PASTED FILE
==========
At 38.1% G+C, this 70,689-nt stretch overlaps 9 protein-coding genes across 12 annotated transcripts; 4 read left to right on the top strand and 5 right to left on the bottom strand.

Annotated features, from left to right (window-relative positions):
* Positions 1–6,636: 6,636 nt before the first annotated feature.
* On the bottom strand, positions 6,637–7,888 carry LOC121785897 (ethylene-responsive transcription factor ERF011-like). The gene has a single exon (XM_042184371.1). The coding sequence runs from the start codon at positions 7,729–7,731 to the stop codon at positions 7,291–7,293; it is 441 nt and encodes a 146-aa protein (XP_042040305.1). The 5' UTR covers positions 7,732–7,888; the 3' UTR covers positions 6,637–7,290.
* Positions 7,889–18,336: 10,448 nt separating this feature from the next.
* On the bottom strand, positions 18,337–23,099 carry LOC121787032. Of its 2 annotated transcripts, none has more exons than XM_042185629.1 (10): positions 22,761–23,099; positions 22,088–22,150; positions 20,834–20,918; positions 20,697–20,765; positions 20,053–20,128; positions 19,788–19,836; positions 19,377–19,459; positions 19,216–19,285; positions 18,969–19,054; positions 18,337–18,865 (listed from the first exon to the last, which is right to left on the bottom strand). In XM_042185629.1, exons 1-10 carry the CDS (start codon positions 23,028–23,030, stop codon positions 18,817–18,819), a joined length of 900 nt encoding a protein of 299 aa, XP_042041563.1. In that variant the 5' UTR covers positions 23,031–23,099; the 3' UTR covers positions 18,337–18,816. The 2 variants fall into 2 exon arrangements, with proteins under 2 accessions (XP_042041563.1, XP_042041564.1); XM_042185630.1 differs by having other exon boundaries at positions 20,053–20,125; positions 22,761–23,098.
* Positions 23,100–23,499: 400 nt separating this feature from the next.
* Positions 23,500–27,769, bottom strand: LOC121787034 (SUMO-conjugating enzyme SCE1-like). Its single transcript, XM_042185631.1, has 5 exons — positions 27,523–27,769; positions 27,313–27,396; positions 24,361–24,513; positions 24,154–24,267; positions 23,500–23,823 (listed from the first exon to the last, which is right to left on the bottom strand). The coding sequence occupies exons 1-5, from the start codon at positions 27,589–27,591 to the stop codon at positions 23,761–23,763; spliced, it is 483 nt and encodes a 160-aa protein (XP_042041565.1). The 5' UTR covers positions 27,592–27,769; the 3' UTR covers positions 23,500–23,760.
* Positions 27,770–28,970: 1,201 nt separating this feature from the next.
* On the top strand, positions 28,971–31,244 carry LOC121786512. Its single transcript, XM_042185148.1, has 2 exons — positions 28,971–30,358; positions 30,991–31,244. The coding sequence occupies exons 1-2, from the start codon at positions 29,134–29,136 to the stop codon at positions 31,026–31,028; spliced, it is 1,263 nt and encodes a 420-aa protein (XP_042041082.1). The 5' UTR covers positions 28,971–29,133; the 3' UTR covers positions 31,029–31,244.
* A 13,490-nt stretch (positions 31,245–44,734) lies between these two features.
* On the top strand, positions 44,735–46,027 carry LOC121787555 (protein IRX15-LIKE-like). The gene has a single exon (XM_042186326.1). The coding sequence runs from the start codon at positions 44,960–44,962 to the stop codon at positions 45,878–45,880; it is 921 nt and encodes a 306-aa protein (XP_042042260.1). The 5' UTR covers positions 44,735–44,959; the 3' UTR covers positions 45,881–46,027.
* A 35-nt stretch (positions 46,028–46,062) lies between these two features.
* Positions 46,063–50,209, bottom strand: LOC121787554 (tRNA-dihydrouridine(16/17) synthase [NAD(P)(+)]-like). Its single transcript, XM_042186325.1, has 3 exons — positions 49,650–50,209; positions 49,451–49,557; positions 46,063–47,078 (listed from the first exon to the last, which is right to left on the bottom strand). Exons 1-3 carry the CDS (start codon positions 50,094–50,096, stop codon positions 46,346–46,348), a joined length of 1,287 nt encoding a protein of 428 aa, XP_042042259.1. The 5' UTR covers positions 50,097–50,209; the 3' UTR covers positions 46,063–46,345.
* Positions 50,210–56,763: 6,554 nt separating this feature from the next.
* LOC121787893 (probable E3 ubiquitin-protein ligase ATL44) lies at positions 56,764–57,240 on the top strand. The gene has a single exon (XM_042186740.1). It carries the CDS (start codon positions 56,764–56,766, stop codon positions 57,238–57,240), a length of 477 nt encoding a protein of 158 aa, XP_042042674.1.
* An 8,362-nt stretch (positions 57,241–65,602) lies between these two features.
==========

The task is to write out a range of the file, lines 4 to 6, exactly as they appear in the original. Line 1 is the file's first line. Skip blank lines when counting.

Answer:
* On the bottom strand, positions 6,637–7,888 carry LOC121785897 (ethylene-responsive transcription factor ERF011-like). The gene has a single exon (XM_042184371.1). The coding sequence runs from the start codon at positions 7,729–7,731 to the stop codon at positions 7,291–7,293; it is 441 nt and encodes a 146-aa protein (XP_042040305.1). The 5' UTR covers positions 7,732–7,888; the 3' UTR covers positions 6,637–7,290.
* Positions 7,889–18,336: 10,448 nt separating this feature from the next.
* On the bottom strand, positions 18,337–23,099 carry LOC121787032. Of its 2 annotated transcripts, none has more exons than XM_042185629.1 (10): positions 22,761–23,099; positions 22,088–22,150; positions 20,834–20,918; positions 20,697–20,765; positions 20,053–20,128; positions 19,788–19,836; positions 19,377–19,459; positions 19,216–19,285; positions 18,969–19,054; positions 18,337–18,865 (listed from the first exon to the last, which is right to left on the bottom strand). In XM_042185629.1, exons 1-10 carry the CDS (start codon positions 23,028–23,030, stop codon positions 18,817–18,819), a joined length of 900 nt encoding a protein of 299 aa, XP_042041563.1. In that variant the 5' UTR covers positions 23,031–23,099; the 3' UTR covers positions 18,337–18,816. The 2 variants fall into 2 exon arrangements, with proteins under 2 accessions (XP_042041563.1, XP_042041564.1); XM_042185630.1 differs by having other exon boundaries at positions 20,053–20,125; positions 22,761–23,098.